Assoc. Prof. Pavel Loskot

ZJU-UIUC Institute, China

Speech Title: Estimation Problems in Array Signal Processing

Abstract: Spatial signals are generated by spatially distributed sources, which are then simultaneously observed in multiple spatial locations. The spatial dimension allows one to assume the spatial signals to be a special case of images, however, the former are also time-varying, and they are often modeled as Gaussian random processes. The example scenarios include radiowave propagation between the transmitting and receiving antennas in wireless communication systems, multi-channel EEG measurements, remote sensing in complex environments, and also multi-projections in general tomographic reconstructions. The signal processing problems appearing in all these scenarios always involve some form of inverse problems requiring to infer the parameters of the spatial signals in order to spatially resolve and combine the signals, spatially extrapolate the signals, and extract or reconstruct information about the sources. In this talk, we will focus on reviewing the key ideas and results in array signal processing where the spatial locations of the observers are known, and the task is to infer the key parameters of the incoming time-varying 3D random field such as the direction of arrival, amplitude and frequency shift, which are then used to design beamforming schemes for antenna arrays in wireless communications. We will show that the problem formulation and the solution can differ significantly when the signals can be considered to be narrowband and when they must be considered to be wideband.

Biography : Pavel Loskot joined the ZJU-UIUC Institute, Haining, China, in January 2021 as Associate Professor after 14 years being the Senior Lecturer at Swansea University in the UK. He obtained his PhD degree in Wireless Communications from the University of Alberta in Canada, and the MSc and BSc degrees in Radioelectronics and Biomedical Electronics, respectively, from the Czech Technical University of Prague in the Czech Republic. In the past 25 years, he was involved in numerous collaborative research and development projects, and also held a number of consultancy contracts with industry. Pavel Loskot is a Senior Member of the IEEE, a Fellow of the Higher Education Academy in the UK, and the Recognized Research Supervisor of the UK Council for Graduate Education. His current research interests focus on mathematical and probabilistic modeling, statistical signal processing and classical machine learning for multi-sensor data in biomedicine, computational molecular biology, and wireless communications.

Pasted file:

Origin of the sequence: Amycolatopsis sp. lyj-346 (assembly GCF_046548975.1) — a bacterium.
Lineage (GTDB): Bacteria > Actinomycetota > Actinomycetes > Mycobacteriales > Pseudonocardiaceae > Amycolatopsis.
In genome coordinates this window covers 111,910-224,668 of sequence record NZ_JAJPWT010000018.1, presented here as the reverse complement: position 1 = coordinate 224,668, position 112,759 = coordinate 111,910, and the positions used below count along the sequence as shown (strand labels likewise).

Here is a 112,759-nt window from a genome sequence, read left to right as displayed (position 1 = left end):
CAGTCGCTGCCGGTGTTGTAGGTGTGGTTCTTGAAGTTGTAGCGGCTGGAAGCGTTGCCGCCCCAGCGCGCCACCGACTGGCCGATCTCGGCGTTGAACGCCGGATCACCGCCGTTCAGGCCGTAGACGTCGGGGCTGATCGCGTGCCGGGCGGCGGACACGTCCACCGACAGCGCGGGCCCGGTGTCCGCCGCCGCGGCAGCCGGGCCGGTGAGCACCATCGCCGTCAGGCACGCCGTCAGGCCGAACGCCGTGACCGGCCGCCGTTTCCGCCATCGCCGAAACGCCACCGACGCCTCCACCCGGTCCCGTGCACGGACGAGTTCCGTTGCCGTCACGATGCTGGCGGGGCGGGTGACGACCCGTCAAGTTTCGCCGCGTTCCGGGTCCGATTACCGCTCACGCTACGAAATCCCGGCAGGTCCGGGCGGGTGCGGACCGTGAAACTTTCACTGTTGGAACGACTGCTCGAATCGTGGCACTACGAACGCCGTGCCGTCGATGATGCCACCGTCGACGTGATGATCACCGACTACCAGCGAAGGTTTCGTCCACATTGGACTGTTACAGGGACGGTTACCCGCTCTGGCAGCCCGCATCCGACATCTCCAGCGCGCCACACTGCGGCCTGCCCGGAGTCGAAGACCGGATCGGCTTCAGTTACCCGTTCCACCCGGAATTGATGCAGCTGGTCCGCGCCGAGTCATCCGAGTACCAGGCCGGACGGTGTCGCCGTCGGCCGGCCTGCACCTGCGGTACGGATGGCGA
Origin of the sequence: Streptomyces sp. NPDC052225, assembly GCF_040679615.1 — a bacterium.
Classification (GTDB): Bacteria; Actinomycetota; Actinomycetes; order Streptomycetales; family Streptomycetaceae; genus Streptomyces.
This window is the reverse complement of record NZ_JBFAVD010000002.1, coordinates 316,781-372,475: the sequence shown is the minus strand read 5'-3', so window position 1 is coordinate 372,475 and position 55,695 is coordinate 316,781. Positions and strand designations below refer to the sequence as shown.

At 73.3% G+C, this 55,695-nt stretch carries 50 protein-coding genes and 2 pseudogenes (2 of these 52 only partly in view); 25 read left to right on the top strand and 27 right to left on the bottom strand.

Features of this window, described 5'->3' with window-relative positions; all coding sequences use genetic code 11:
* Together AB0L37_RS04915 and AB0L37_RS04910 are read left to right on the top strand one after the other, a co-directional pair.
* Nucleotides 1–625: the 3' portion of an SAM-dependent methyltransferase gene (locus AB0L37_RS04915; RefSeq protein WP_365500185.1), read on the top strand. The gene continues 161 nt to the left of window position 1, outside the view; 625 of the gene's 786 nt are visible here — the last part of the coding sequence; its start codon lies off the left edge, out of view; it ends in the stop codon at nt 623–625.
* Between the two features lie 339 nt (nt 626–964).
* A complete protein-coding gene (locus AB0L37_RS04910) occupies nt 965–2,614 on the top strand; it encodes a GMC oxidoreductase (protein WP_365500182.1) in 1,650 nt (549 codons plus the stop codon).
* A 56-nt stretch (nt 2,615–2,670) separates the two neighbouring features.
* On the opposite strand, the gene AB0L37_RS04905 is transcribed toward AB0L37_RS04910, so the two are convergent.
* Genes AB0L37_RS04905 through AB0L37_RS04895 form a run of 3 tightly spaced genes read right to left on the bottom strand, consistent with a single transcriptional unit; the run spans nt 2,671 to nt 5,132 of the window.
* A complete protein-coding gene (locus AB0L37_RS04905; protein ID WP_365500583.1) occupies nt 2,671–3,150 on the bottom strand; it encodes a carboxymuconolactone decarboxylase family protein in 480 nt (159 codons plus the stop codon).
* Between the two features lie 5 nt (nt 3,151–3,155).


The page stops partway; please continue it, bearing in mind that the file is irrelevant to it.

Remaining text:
Asst. Prof. Yanglong Lu

Hong Kong University of Science and Technology, China

Speech Title: Image Compression and Denoising Using Physics-Constrained Dictionary Learning

Abstract:Image compression and denoising are crucial tasks in image processing, each presenting unique challenges and employing different techniques. In recent years, compressed sensing (CS) has emerged as a method to improve data acquisition efficiency by leveraging the sparse representation of signals. CS has found extensive applications in image compression and denoising. Dictionary learning has also been developed to enhance the compression ratio in CS by training the basis matrix with specific signal types. However, existing approaches do not optimize the measurement matrix, which determines the pixel locations to be stored, limiting the customization potential for maximizing image compression ratios. To address this limitation, this study introduces a novel approach that combines image compression and denoising using physics-constrained dictionary learning (PCDL). PCDL is a recently developed method that aims to enhance compression ratios and reconstruction accuracy by simultaneously optimizing both the measurement matrix and the basis matrix. The measurement matrix, optimized using a constrained FrameSense algorithm, plays a crucial role in indicating the pixel locations to be stored within the images. On the other hand, the basis matrix is trained using the K-SVD algorithm. By inversely estimating a sparse coefficient vector through PCDL, the original image can be reconstructed while incorporating denoising effects through a linear combination of the basis matrix and the coefficient vector. The effectiveness of PCDL in image compression and denoising tasks is demonstrated in this work. Moreover, the compression ratio is further improved by incorporating constraints that facilitate the selection of the most important regions while eliminating redundant information. The PCDL framework has been successfully applied to medical images and optical images within the context of manufacturing process monitoring.